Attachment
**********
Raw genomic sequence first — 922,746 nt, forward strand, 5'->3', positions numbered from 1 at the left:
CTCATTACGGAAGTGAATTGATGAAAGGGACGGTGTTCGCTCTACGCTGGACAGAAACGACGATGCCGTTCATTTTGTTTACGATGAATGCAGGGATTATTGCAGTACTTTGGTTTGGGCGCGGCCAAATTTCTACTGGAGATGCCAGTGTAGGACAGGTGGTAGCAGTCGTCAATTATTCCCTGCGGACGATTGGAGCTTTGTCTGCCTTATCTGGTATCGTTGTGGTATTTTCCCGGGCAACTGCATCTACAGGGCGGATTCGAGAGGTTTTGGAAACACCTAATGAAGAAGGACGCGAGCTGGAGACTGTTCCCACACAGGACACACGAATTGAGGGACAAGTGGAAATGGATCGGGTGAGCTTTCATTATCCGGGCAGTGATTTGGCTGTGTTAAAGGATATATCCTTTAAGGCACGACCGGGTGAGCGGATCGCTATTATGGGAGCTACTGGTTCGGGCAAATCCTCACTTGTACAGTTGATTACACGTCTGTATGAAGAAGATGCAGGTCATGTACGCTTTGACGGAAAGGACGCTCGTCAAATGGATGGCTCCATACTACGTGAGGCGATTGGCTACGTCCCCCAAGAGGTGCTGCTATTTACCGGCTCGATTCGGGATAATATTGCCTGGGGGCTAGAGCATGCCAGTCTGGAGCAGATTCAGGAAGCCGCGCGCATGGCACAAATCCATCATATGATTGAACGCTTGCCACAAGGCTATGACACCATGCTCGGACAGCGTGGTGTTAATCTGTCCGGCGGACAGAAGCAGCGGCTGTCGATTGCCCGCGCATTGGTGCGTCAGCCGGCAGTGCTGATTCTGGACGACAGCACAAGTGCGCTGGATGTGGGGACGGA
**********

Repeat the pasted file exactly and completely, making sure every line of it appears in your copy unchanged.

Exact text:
Raw genomic sequence first — 922,746 nt, forward strand, 5'->3', positions numbered from 1 at the left:
CTCATTACGGAAGTGAATTGATGAAAGGGACGGTGTTCGCTCTACGCTGGACAGAAACGACGATGCCGTTCATTTTGTTTACGATGAATGCAGGGATTATTGCAGTACTTTGGTTTGGGCGCGGCCAAATTTCTACTGGAGATGCCAGTGTAGGACAGGTGGTAGCAGTCGTCAATTATTCCCTGCGGACGATTGGAGCTTTGTCTGCCTTATCTGGTATCGTTGTGGTATTTTCCCGGGCAACTGCATCTACAGGGCGGATTCGAGAGGTTTTGGAAACACCTAATGAAGAAGGACGCGAGCTGGAGACTGTTCCCACACAGGACACACGAATTGAGGGACAAGTGGAAATGGATCGGGTGAGCTTTCATTATCCGGGCAGTGATTTGGCTGTGTTAAAGGATATATCCTTTAAGGCACGACCGGGTGAGCGGATCGCTATTATGGGAGCTACTGGTTCGGGCAAATCCTCACTTGTACAGTTGATTACACGTCTGTATGAAGAAGATGCAGGTCATGTACGCTTTGACGGAAAGGACGCTCGTCAAATGGATGGCTCCATACTACGTGAGGCGATTGGCTACGTCCCCCAAGAGGTGCTGCTATTTACCGGCTCGATTCGGGATAATATTGCCTGGGGGCTAGAGCATGCCAGTCTGGAGCAGATTCAGGAAGCCGCGCGCATGGCACAAATCCATCATATGATTGAACGCTTGCCACAAGGCTATGACACCATGCTCGGACAGCGTGGTGTTAATCTGTCCGGCGGACAGAAGCAGCGGCTGTCGATTGCCCGCGCATTGGTGCGTCAGCCGGCAGTGCTGATTCTGGACGACAGCACAAGTGCGCTGGATGTGGGGACGGA